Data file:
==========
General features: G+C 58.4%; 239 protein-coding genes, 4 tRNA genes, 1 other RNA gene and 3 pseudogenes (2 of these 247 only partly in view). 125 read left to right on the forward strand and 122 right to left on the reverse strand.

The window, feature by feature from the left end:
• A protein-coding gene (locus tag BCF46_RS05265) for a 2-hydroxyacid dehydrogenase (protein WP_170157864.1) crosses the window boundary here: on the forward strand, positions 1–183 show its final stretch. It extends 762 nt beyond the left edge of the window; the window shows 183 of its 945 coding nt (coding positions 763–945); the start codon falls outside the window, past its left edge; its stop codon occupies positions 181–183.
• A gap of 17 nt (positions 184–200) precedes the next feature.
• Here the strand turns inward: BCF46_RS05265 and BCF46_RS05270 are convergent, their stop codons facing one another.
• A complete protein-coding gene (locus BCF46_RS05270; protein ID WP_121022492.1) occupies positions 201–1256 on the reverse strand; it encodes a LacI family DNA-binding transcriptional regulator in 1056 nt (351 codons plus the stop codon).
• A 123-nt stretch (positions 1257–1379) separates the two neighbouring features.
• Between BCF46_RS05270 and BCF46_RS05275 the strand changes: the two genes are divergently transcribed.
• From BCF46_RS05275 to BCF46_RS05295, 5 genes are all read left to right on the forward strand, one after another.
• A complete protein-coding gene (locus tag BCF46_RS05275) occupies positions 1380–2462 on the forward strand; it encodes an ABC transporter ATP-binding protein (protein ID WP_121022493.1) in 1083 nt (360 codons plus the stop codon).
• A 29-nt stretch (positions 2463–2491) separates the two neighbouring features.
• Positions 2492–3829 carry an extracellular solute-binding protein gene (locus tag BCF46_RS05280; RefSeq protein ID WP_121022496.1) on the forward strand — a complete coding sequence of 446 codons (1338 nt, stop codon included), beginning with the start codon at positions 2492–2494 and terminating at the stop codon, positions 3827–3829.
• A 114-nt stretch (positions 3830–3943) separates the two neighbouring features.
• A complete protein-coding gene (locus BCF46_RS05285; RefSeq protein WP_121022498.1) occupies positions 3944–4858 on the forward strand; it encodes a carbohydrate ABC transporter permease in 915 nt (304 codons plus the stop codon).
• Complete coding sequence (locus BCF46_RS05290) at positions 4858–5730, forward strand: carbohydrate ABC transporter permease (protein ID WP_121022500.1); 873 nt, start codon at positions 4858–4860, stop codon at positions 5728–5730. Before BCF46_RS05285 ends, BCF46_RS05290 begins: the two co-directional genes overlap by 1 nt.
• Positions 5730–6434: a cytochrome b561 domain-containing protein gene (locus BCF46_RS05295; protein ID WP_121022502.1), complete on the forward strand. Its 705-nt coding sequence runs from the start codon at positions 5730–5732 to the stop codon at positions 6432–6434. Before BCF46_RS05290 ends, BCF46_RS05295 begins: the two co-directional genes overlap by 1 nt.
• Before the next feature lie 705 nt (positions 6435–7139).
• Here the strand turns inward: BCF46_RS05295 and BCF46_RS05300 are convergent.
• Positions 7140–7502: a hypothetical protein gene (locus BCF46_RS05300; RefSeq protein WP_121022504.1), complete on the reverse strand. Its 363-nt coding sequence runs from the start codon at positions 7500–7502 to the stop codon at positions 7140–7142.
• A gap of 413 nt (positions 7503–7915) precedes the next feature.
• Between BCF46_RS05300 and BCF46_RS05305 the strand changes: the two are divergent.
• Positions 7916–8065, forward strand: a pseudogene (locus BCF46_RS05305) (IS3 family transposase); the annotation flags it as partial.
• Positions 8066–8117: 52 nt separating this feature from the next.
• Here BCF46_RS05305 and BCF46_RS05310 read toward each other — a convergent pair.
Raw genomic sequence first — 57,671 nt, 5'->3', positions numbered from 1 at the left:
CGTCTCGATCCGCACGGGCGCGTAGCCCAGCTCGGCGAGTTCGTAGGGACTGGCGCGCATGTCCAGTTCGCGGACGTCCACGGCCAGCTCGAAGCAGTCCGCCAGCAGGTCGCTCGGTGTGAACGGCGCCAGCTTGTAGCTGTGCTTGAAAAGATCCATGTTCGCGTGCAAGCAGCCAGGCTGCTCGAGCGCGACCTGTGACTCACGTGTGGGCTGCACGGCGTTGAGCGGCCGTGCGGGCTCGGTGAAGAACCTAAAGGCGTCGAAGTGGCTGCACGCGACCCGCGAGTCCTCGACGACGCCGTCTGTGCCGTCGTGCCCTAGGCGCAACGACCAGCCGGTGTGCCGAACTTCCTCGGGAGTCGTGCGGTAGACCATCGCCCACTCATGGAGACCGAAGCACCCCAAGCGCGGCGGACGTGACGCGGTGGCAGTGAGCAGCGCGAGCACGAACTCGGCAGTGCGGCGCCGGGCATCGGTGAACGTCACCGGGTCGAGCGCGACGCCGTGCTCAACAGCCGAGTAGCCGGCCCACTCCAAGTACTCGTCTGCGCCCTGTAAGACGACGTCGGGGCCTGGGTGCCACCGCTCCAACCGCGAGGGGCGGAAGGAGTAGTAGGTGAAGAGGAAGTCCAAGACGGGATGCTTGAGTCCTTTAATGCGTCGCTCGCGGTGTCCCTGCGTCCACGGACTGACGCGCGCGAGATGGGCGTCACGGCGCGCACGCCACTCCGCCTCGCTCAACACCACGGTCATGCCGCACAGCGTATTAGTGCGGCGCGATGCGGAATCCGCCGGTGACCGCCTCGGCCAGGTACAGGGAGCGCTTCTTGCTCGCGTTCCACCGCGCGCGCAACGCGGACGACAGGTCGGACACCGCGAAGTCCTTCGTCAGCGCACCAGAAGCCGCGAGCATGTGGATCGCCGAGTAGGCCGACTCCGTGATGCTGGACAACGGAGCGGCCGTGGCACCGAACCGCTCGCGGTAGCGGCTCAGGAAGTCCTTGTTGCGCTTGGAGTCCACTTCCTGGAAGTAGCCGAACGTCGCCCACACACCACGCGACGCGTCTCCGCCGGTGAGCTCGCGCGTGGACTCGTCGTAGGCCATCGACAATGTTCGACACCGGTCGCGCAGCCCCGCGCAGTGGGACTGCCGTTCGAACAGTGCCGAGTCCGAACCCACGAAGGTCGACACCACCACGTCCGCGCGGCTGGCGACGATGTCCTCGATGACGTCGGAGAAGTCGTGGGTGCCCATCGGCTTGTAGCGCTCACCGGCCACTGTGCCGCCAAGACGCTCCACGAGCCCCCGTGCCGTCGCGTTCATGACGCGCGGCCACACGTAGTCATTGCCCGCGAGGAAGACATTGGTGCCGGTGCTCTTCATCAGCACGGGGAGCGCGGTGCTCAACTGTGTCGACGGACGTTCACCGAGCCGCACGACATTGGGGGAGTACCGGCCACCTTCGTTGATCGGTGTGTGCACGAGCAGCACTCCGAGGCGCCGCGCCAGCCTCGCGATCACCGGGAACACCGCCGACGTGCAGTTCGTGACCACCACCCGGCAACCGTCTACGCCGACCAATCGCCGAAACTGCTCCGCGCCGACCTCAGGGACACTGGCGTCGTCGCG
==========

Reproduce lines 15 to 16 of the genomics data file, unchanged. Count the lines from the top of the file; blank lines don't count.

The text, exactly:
• Complete coding sequence (locus BCF46_RS05290) at positions 4858–5730, forward strand: carbohydrate ABC transporter permease (protein ID WP_121022500.1); 873 nt, start codon at positions 4858–4860, stop codon at positions 5728–5730. Before BCF46_RS05285 ends, BCF46_RS05290 begins: the two co-directional genes overlap by 1 nt.
• Positions 5730–6434: a cytochrome b561 domain-containing protein gene (locus BCF46_RS05295; protein ID WP_121022502.1), complete on the forward strand. Its 705-nt coding sequence runs from the start codon at positions 5730–5732 to the stop codon at positions 6432–6434. Before BCF46_RS05290 ends, BCF46_RS05295 begins: the two co-directional genes overlap by 1 nt.